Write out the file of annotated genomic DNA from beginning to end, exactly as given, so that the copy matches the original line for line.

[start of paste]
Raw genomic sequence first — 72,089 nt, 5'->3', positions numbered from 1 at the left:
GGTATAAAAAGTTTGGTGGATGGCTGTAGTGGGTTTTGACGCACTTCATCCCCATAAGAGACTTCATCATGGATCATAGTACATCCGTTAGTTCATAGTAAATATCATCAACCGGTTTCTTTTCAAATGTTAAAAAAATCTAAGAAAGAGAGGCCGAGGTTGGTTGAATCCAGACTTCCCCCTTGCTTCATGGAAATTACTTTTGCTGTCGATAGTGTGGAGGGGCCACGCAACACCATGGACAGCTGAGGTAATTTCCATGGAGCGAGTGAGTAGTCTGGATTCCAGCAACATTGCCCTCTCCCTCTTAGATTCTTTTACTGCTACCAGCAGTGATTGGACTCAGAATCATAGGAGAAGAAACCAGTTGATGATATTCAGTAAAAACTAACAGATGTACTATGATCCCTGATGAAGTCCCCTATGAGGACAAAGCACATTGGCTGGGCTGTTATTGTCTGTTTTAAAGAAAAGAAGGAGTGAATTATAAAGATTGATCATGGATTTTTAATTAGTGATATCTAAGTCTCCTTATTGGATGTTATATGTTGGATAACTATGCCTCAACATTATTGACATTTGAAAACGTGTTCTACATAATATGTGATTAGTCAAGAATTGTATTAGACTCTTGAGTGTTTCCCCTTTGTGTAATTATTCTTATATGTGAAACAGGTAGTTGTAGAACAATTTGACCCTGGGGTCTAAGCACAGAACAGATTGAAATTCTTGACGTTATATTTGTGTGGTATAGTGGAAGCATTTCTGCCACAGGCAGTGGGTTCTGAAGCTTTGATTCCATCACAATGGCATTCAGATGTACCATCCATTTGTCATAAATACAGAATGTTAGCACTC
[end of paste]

Raw genomic sequence first — 72,089 nt, 5'->3', positions numbered from 1 at the left:
GGTATAAAAAGTTTGGTGGATGGCTGTAGTGGGTTTTGACGCACTTCATCCCCATAAGAGACTTCATCATGGATCATAGTACATCCGTTAGTTCATAGTAAATATCATCAACCGGTTTCTTTTCAAATGTTAAAAAAATCTAAGAAAGAGAGGCCGAGGTTGGTTGAATCCAGACTTCCCCCTTGCTTCATGGAAATTACTTTTGCTGTCGATAGTGTGGAGGGGCCACGCAACACCATGGACAGCTGAGGTAATTTCCATGGAGCGAGTGAGTAGTCTGGATTCCAGCAACATTGCCCTCTCCCTCTTAGATTCTTTTACTGCTACCAGCAGTGATTGGACTCAGAATCATAGGAGAAGAAACCAGTTGATGATATTCAGTAAAAACTAACAGATGTACTATGATCCCTGATGAAGTCCCCTATGAGGACAAAGCACATTGGCTGGGCTGTTATTGTCTGTTTTAAAGAAAAGAAGGAGTGAATTATAAAGATTGATCATGGATTTTTAATTAGTGATATCTAAGTCTCCTTATTGGATGTTATATGTTGGATAACTATGCCTCAACATTATTGACATTTGAAAACGTGTTCTACATAATATGTGATTAGTCAAGAATTGTATTAGACTCTTGAGTGTTTCCCCTTTGTGTAATTATTCTTATATGTGAAACAGGTAGTTGTAGAACAATTTGACCCTGGGGTCTAAGCACAGAACAGATTGAAATTCTTGACGTTATATTTGTGTGGTATAGTGGAAGCATTTCTGCCACAGGCAGTGGGTTCTGAAGCTTTGATTCCATCACAATGGCATTCAGATGTACCATCCATTTGTCATAAATACAGAATGTTAGCACTC